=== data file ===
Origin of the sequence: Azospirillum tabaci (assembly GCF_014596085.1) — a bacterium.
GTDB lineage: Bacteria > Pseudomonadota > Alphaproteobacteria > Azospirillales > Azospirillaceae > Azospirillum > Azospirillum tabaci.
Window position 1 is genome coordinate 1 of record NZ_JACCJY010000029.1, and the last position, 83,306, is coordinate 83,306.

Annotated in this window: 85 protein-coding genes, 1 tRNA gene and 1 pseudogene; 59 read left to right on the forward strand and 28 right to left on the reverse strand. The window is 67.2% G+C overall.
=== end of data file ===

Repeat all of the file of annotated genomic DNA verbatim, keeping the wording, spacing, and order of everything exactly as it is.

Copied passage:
Origin of the sequence: Azospirillum tabaci (assembly GCF_014596085.1) — a bacterium.
GTDB lineage: Bacteria > Pseudomonadota > Alphaproteobacteria > Azospirillales > Azospirillaceae > Azospirillum > Azospirillum tabaci.
Window position 1 is genome coordinate 1 of record NZ_JACCJY010000029.1, and the last position, 83,306, is coordinate 83,306.

Annotated in this window: 85 protein-coding genes, 1 tRNA gene and 1 pseudogene; 59 read left to right on the forward strand and 28 right to left on the reverse strand. The window is 67.2% G+C overall.